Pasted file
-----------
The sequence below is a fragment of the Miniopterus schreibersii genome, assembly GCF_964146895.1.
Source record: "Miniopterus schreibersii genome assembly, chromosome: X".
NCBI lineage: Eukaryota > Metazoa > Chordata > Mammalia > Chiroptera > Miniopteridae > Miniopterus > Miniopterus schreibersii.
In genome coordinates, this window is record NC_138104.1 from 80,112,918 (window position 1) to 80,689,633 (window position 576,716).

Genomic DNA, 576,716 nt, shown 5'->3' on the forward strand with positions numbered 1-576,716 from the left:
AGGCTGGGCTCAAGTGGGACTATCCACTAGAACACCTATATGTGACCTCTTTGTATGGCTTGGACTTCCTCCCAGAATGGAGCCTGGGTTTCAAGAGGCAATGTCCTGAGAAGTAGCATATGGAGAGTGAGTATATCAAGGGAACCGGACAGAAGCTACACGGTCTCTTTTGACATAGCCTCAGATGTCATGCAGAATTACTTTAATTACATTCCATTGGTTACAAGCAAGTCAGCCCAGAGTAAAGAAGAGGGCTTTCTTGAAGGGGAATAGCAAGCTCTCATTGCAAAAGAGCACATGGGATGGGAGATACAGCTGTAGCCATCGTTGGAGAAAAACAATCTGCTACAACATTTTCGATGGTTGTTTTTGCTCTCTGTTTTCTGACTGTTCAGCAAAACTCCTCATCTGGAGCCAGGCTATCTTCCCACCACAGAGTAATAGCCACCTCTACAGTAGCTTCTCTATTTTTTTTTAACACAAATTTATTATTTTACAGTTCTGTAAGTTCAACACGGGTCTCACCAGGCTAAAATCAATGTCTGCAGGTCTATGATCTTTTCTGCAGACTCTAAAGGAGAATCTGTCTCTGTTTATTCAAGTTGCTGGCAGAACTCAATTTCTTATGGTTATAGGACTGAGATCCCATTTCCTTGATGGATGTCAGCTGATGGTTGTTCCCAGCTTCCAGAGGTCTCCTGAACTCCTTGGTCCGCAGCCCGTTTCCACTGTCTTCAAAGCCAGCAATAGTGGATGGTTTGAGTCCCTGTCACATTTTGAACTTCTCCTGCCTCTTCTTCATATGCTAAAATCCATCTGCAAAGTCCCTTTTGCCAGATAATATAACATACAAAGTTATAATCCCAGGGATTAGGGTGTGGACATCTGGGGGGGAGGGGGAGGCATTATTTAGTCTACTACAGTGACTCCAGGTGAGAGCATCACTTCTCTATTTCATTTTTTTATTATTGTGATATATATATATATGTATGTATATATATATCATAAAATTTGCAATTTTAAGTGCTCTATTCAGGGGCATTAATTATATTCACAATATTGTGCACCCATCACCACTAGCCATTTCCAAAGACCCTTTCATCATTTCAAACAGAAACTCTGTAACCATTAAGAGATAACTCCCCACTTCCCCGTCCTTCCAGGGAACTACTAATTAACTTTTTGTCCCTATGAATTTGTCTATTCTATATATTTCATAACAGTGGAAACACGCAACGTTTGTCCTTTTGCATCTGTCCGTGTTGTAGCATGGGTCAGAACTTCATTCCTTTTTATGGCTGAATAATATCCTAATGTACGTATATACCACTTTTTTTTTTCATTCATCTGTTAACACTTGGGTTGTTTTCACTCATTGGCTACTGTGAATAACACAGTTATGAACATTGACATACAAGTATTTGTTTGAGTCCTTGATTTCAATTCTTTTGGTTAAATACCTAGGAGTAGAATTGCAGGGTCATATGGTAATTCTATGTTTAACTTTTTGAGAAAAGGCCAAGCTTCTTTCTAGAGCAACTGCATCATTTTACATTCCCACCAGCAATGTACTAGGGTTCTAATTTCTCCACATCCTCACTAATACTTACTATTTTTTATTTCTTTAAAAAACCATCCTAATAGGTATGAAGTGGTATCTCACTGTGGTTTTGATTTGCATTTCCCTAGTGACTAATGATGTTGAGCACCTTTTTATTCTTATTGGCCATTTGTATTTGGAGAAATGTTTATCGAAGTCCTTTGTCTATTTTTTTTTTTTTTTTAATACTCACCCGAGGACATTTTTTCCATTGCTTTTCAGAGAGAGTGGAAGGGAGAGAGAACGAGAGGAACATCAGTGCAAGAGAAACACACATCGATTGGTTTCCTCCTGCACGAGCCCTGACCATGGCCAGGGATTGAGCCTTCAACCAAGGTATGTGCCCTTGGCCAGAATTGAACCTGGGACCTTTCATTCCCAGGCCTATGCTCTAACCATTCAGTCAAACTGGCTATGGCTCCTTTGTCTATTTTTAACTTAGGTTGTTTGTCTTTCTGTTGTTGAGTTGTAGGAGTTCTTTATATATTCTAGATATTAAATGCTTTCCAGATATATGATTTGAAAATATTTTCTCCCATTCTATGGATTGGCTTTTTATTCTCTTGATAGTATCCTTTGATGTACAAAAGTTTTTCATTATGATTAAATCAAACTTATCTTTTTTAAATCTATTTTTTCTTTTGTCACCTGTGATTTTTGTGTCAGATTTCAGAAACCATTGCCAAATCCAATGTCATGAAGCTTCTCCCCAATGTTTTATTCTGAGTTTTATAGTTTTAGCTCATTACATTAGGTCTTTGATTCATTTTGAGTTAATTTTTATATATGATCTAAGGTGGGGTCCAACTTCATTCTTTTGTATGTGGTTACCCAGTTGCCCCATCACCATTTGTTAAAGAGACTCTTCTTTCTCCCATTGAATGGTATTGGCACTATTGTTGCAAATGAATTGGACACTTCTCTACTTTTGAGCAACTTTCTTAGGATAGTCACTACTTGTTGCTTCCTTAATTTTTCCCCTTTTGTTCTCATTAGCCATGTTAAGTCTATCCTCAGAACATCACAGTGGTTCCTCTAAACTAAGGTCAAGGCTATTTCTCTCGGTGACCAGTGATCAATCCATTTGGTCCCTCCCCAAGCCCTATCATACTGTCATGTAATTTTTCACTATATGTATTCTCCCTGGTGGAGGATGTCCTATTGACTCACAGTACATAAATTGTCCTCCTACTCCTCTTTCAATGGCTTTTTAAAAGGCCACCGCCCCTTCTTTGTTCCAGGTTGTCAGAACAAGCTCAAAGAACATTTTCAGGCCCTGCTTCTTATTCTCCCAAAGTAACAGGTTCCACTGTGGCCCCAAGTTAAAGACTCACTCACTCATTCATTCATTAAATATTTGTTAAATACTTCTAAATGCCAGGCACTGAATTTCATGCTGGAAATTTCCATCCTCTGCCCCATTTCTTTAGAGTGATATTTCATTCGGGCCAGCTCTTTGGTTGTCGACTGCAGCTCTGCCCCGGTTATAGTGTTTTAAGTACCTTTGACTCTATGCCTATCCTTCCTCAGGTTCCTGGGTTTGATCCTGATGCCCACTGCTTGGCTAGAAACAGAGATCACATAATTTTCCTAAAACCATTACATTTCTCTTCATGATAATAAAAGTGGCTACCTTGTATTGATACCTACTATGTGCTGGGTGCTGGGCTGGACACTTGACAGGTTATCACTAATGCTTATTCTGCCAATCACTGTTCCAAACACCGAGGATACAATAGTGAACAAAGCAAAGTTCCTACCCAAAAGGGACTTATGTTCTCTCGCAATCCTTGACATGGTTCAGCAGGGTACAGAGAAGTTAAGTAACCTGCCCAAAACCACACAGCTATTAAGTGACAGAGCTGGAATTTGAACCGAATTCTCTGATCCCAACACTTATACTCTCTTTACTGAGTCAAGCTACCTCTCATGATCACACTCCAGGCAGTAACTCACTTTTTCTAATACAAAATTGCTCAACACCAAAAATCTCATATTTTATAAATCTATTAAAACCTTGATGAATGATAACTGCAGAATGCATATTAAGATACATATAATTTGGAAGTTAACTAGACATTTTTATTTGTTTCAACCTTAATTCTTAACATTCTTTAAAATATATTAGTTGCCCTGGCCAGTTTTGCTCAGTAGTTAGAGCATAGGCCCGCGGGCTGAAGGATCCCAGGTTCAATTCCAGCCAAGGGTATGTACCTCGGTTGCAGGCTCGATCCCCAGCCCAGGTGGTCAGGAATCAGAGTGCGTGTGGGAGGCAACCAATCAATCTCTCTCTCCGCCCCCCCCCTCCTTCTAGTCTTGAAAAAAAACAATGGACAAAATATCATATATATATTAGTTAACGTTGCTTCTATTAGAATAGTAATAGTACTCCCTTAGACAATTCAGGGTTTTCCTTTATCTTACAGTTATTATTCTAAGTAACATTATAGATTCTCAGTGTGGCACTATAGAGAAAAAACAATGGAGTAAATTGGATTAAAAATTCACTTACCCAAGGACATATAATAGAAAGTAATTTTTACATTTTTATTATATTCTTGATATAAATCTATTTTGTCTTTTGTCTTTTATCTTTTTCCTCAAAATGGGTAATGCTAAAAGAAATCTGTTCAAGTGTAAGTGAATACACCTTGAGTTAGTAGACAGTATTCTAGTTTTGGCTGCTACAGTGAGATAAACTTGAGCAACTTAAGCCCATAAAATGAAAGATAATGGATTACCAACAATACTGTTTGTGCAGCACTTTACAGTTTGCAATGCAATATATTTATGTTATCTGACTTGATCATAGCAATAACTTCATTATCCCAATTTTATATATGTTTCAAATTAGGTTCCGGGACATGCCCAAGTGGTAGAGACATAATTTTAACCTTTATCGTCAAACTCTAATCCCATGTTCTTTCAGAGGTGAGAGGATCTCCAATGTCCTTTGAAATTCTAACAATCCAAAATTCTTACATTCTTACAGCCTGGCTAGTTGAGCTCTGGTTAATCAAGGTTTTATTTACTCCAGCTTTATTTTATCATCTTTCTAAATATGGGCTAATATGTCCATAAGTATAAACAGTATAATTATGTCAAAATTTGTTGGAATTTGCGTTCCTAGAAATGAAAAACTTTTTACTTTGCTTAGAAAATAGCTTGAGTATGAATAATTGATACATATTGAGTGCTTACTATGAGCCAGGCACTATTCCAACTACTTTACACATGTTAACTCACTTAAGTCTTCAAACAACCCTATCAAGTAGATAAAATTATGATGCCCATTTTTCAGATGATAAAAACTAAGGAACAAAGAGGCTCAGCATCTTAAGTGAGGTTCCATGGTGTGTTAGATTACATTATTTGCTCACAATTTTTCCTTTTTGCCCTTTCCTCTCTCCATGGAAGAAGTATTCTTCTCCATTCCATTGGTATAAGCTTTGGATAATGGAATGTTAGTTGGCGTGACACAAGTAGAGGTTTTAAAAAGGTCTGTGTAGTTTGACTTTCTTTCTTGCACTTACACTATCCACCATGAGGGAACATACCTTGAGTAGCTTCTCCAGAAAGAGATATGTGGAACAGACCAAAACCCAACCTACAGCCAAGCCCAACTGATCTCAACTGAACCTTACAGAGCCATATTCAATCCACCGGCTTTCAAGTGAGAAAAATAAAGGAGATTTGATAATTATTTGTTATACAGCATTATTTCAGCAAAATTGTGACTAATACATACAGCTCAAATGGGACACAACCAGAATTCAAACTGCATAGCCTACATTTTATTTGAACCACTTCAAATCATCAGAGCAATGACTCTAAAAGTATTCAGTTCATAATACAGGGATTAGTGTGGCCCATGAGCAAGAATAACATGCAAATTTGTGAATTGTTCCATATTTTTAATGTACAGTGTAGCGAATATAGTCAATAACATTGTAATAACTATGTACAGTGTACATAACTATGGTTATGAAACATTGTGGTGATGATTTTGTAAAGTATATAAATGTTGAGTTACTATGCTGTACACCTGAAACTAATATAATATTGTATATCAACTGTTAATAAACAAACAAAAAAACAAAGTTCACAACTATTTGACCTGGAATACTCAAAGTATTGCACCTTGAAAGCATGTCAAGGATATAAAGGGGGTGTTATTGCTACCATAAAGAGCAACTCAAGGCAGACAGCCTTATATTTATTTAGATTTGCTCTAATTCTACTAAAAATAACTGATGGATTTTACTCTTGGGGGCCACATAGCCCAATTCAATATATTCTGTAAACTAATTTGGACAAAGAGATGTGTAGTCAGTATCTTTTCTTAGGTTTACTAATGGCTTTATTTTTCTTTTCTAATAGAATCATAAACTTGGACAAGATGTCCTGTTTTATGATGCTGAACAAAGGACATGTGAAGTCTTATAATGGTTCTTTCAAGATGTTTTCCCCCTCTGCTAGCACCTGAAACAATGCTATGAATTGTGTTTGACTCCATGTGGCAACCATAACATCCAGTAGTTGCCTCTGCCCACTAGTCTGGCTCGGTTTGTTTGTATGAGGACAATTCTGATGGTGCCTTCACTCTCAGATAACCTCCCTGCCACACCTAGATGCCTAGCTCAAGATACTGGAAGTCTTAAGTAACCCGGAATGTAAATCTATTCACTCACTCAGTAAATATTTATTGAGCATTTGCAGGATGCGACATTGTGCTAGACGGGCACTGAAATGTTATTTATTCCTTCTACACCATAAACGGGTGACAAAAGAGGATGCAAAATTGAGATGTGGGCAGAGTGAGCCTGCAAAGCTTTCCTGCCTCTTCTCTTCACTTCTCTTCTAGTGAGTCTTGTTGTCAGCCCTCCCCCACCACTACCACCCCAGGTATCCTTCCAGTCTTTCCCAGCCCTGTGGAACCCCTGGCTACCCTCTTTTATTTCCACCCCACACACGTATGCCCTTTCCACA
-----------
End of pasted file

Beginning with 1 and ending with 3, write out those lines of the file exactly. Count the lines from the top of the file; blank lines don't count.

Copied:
The sequence below is a fragment of the Miniopterus schreibersii genome, assembly GCF_964146895.1.
Source record: "Miniopterus schreibersii genome assembly, chromosome: X".
NCBI lineage: Eukaryota > Metazoa > Chordata > Mammalia > Chiroptera > Miniopteridae > Miniopterus > Miniopterus schreibersii.